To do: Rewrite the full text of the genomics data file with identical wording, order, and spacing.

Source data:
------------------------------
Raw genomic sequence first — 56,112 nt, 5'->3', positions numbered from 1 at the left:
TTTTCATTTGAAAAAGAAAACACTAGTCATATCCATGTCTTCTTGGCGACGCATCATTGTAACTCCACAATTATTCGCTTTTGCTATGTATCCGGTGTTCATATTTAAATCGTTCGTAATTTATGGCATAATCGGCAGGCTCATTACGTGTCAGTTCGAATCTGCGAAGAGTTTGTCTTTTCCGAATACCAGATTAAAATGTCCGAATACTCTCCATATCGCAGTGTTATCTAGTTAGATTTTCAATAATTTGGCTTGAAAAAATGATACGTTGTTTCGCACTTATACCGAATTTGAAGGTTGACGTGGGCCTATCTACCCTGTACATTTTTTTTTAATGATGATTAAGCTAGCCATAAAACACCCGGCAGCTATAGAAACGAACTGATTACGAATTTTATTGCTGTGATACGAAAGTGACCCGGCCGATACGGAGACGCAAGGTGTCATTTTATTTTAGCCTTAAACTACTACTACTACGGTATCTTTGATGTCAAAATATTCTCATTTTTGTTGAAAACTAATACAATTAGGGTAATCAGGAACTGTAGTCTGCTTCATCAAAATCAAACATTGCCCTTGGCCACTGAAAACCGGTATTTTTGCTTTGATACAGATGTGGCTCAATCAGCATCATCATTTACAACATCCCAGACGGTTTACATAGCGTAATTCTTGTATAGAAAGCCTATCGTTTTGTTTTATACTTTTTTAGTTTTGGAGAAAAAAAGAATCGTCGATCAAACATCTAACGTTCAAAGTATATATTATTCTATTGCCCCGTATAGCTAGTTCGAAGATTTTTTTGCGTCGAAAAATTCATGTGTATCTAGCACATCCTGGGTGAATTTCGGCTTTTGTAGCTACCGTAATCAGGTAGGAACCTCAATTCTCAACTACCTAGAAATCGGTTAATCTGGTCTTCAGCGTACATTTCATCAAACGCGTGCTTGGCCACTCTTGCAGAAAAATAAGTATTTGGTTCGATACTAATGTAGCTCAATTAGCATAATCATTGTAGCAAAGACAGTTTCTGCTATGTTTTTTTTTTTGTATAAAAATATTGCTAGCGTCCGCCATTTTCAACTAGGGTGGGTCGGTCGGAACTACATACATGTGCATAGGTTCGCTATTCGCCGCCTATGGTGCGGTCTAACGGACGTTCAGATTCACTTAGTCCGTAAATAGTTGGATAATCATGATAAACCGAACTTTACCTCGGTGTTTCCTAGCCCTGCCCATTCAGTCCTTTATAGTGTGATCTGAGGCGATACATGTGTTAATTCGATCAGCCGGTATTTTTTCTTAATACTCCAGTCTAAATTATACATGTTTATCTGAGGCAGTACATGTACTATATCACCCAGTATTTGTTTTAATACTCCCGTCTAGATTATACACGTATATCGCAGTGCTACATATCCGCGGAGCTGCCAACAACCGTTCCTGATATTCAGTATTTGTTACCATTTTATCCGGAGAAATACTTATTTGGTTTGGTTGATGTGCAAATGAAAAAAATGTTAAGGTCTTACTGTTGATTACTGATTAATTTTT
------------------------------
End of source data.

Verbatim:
Raw genomic sequence first — 56,112 nt, 5'->3', positions numbered from 1 at the left:
TTTTCATTTGAAAAAGAAAACACTAGTCATATCCATGTCTTCTTGGCGACGCATCATTGTAACTCCACAATTATTCGCTTTTGCTATGTATCCGGTGTTCATATTTAAATCGTTCGTAATTTATGGCATAATCGGCAGGCTCATTACGTGTCAGTTCGAATCTGCGAAGAGTTTGTCTTTTCCGAATACCAGATTAAAATGTCCGAATACTCTCCATATCGCAGTGTTATCTAGTTAGATTTTCAATAATTTGGCTTGAAAAAATGATACGTTGTTTCGCACTTATACCGAATTTGAAGGTTGACGTGGGCCTATCTACCCTGTACATTTTTTTTTAATGATGATTAAGCTAGCCATAAAACACCCGGCAGCTATAGAAACGAACTGATTACGAATTTTATTGCTGTGATACGAAAGTGACCCGGCCGATACGGAGACGCAAGGTGTCATTTTATTTTAGCCTTAAACTACTACTACTACGGTATCTTTGATGTCAAAATATTCTCATTTTTGTTGAAAACTAATACAATTAGGGTAATCAGGAACTGTAGTCTGCTTCATCAAAATCAAACATTGCCCTTGGCCACTGAAAACCGGTATTTTTGCTTTGATACAGATGTGGCTCAATCAGCATCATCATTTACAACATCCCAGACGGTTTACATAGCGTAATTCTTGTATAGAAAGCCTATCGTTTTGTTTTATACTTTTTTAGTTTTGGAGAAAAAAAGAATCGTCGATCAAACATCTAACGTTCAAAGTATATATTATTCTATTGCCCCGTATAGCTAGTTCGAAGATTTTTTTGCGTCGAAAAATTCATGTGTATCTAGCACATCCTGGGTGAATTTCGGCTTTTGTAGCTACCGTAATCAGGTAGGAACCTCAATTCTCAACTACCTAGAAATCGGTTAATCTGGTCTTCAGCGTACATTTCATCAAACGCGTGCTTGGCCACTCTTGCAGAAAAATAAGTATTTGGTTCGATACTAATGTAGCTCAATTAGCATAATCATTGTAGCAAAGACAGTTTCTGCTATGTTTTTTTTTTTGTATAAAAATATTGCTAGCGTCCGCCATTTTCAACTAGGGTGGGTCGGTCGGAACTACATACATGTGCATAGGTTCGCTATTCGCCGCCTATGGTGCGGTCTAACGGACGTTCAGATTCACTTAGTCCGTAAATAGTTGGATAATCATGATAAACCGAACTTTACCTCGGTGTTTCCTAGCCCTGCCCATTCAGTCCTTTATAGTGTGATCTGAGGCGATACATGTGTTAATTCGATCAGCCGGTATTTTTTCTTAATACTCCAGTCTAAATTATACATGTTTATCTGAGGCAGTACATGTACTATATCACCCAGTATTTGTTTTAATACTCCCGTCTAGATTATACACGTATATCGCAGTGCTACATATCCGCGGAGCTGCCAACAACCGTTCCTGATATTCAGTATTTGTTACCATTTTATCCGGAGAAATACTTATTTGGTTTGGTTGATGTGCAAATGAAAAAAATGTTAAGGTCTTACTGTTGATTACTGATTAATTTTT